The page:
Christmas is a deeply religious holiday in Spain. The country's patron saint is the Virgin Mary and the Christmas season officially begins December 8, the feast of the Immaculate Conception.
Christmas Eve is known as Nochebuena or "the Good Night." It is a time for family members to gather together to rejoice and feast around the Nativity scenes that are present in nearly every home. A traditional Christmas treat is turron, a kind of almond candy.
December 28 is the feast of the Holy Innocents. Young boys of a town or village light bonfires and one of them acts as the mayor who orders townspeople to perform civic chores such as sweeping the streets. Refusal to comply results in fines which are used to pay for the celebration.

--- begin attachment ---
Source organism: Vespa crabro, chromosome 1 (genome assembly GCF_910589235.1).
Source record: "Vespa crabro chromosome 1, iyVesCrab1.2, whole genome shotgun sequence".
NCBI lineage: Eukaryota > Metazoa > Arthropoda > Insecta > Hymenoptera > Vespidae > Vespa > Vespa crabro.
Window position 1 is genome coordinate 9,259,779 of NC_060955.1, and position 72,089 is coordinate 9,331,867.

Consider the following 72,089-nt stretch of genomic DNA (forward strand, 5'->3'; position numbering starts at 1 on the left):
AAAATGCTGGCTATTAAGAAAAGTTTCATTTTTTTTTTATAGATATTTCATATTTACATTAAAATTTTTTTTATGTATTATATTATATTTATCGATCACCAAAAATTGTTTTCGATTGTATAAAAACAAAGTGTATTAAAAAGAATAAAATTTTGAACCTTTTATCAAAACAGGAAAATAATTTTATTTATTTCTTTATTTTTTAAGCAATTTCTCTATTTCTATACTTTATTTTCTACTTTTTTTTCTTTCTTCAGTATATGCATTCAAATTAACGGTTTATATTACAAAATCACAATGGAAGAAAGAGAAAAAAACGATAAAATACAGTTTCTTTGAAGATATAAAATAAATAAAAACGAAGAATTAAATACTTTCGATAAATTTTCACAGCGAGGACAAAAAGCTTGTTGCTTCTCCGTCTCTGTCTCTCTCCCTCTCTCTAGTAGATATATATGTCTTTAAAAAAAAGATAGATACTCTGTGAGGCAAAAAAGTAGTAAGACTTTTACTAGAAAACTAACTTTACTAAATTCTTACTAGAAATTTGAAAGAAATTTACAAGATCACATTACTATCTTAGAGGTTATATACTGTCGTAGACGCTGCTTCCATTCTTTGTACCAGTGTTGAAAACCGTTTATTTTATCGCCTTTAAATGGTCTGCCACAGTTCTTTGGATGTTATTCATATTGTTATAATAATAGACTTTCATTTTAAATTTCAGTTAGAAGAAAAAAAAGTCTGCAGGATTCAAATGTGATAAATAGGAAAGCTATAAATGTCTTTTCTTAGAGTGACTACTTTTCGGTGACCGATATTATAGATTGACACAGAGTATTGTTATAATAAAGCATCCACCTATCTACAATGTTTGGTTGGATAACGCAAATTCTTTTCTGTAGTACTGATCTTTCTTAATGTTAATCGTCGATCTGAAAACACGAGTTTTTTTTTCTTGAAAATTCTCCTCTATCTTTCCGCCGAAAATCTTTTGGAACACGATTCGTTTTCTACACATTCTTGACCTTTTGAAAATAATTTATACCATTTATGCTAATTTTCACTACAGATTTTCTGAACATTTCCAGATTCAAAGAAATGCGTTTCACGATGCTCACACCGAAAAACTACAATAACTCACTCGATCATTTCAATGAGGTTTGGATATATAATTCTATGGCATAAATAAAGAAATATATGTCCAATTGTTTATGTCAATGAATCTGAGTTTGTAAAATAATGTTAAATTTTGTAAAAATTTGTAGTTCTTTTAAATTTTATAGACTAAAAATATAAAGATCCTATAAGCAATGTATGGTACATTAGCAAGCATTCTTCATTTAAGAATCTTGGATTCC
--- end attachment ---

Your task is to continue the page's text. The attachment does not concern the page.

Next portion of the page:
As in many European countries, the children of Spain receive gifts on the feast of the Epiphany. The Magi are particularly revered in Spain. It is believed that they travel through the countryside reenacting their journey to Bethlehem every year at this time. Children leave their shoes on the windowsills and fill them with straw, carrots, and barley or the horses of the Wise Men. Their favorite is Balthazar who rides a donkey and is the one believed to leave the gifts.